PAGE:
MS Dhoni

As leader of the pack, he has to be the first person to be held responsible for this debacle.

His decisions were questionable -- putting the opposition in on two occasions after winning the toss and subsequently losing both the matches, and his batting lacked confidence.

At least MS Dhoni can be complimented for being honest with regard to admitting his team's frailties.

Having said that, nothing can justify Team India's woeful performance in the tournament.

The Number Game

Matches: 5
Runs: 85
Average: 42.50
S/R: 149.12


Image: Mahendra Singh Dhoni
Photographs: Reuters
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Frailties as a batsman on sporting wickets exposed

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Gautam Gambhir

Forgive us for being overtly critical here.

But the manner in which Gautam Gambhir played the short ball, he doesn't deserve to open the innings -- at least on sporting wickets.

He is undoubtedly the king of the flat tracks in the subcontinent, but his frailties as a batsman were exposed yet again in the Caribbean.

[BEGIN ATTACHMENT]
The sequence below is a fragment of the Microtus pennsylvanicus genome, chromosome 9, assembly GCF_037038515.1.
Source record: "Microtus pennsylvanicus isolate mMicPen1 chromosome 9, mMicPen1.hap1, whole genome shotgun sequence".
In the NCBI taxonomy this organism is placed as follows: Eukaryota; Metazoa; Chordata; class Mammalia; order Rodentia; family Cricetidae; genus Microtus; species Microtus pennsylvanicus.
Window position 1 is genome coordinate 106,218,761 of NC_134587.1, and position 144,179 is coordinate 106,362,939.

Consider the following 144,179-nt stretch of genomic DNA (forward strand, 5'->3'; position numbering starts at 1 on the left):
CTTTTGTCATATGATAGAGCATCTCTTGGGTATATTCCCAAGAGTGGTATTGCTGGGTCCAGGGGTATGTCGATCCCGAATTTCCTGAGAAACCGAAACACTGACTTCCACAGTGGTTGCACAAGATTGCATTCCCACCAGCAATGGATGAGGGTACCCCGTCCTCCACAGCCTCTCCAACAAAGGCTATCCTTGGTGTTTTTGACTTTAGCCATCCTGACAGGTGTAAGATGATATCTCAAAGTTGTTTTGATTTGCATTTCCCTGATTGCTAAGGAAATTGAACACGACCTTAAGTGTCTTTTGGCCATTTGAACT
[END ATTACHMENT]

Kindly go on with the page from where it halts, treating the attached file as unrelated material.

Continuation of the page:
However, his only redeeming feature, if at all, can be the fact he was equally woeful in the preceding IPL.

The Number Game

Matches: 4
Runs: 69
Average: 17.25
S/R: 111.29


Image: Gautam Gambhir

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Out-of-form Yuvraj a liability

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Yuvraj Singh

His form was questionable for the first few months.

And he made no effort whatsoever to answer those questions.

When in form, Yuvraj Singh can wreck havoc, no doubt about it. Consequently, when he is out of form he can be a liability that the team can easily do away with.

The Number Game

Matches: 5
Runs: 74
Average: 18.50
S/R: 105.71


Image: Yuvraj Singh

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Slump in the Caribbean

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Yusuf Pathan

Yusuf Pathan was in supreme form in the first three months of the year.

There was a dip during the IPL and a complete slump in the Caribbean.

The only thing that can never be questioned though is his commitment to the game.